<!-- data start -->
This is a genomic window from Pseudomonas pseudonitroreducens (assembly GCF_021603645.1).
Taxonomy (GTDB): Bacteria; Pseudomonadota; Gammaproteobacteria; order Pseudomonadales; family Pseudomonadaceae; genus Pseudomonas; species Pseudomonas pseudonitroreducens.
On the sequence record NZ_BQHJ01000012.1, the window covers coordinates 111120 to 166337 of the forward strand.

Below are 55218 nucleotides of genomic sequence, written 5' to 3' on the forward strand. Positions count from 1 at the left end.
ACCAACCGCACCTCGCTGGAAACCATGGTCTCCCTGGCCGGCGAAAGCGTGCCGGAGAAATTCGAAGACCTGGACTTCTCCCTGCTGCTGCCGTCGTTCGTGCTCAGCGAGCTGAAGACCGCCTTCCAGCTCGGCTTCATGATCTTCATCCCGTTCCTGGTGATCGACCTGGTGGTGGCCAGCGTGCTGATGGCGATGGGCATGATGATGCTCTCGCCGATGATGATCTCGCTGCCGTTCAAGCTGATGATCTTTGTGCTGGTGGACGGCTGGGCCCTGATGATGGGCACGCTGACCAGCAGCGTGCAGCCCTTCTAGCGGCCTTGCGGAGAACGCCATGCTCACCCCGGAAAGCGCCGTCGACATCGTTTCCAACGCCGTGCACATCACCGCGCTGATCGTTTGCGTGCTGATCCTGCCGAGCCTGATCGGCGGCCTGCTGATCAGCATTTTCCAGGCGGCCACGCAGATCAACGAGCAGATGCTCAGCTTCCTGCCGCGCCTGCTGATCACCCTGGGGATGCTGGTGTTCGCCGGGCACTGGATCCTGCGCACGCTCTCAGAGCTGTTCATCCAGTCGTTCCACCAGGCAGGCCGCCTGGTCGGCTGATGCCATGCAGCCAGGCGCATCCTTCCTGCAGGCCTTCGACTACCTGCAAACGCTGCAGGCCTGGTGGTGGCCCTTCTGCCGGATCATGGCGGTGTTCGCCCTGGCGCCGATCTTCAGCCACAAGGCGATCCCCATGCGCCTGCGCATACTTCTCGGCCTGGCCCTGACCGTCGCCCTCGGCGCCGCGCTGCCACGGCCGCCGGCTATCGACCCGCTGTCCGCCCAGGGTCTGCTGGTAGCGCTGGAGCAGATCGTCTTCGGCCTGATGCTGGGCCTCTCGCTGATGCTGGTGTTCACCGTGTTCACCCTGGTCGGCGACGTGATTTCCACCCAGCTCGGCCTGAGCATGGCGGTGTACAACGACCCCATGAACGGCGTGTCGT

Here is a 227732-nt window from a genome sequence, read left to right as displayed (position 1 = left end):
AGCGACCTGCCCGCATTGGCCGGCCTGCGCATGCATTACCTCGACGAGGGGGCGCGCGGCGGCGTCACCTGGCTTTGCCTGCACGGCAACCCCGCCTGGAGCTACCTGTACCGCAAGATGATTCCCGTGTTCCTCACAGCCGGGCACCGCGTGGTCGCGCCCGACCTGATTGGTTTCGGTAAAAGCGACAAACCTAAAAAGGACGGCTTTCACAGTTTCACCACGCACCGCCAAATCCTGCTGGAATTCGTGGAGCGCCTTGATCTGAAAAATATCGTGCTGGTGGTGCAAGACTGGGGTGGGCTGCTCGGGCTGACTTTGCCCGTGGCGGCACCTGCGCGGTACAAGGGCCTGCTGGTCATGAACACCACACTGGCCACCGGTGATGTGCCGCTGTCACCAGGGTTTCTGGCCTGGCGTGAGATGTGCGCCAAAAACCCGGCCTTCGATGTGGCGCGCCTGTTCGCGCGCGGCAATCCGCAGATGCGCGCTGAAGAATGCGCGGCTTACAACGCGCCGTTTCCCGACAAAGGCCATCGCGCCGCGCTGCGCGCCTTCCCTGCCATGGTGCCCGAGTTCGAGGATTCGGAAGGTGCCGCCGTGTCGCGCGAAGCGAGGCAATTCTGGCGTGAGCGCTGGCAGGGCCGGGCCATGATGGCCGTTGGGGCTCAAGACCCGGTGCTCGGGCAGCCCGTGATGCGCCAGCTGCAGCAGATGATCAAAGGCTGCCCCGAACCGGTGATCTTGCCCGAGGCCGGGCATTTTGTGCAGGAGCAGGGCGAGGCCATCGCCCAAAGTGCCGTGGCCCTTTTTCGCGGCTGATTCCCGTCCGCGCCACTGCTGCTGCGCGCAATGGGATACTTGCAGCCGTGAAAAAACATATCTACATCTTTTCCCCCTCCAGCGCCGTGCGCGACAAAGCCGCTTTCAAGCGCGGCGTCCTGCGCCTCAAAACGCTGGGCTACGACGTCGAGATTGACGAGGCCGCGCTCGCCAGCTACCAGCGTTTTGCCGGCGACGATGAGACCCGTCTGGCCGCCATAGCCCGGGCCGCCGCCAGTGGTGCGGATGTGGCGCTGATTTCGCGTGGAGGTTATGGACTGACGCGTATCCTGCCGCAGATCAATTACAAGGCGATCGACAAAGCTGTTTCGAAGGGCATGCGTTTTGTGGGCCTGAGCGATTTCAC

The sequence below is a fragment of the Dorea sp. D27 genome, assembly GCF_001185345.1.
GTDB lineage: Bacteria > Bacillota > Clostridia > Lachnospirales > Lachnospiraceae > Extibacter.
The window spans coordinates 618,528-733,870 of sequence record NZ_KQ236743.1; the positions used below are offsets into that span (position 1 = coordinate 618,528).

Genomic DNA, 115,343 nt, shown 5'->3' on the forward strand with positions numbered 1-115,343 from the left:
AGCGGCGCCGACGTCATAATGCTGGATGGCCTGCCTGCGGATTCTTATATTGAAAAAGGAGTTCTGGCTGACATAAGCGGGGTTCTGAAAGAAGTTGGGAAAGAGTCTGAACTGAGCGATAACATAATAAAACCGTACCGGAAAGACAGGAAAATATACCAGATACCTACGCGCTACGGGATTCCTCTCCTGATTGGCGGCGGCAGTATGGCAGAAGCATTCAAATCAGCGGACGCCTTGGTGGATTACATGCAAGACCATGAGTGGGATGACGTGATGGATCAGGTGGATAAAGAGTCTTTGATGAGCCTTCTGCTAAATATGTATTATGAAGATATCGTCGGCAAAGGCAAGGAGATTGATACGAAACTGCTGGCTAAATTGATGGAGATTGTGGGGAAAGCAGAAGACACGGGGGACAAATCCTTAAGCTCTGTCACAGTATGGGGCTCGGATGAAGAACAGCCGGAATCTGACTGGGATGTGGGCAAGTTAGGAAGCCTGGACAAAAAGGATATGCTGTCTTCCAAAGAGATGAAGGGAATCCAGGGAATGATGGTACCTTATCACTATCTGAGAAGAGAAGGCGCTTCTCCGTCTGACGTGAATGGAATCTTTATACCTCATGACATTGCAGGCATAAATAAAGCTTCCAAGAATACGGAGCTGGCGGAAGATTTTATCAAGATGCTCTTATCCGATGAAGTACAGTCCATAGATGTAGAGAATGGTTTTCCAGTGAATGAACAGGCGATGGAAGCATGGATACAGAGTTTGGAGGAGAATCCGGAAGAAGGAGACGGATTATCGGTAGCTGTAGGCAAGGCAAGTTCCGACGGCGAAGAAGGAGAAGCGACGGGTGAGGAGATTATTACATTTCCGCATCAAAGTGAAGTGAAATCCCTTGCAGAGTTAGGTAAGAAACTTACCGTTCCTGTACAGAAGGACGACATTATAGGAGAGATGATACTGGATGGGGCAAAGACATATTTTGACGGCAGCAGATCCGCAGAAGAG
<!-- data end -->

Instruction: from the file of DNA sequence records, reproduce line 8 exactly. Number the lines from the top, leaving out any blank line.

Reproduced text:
The sequence below is a fragment of the Dorea sp. D27 genome, assembly GCF_001185345.1.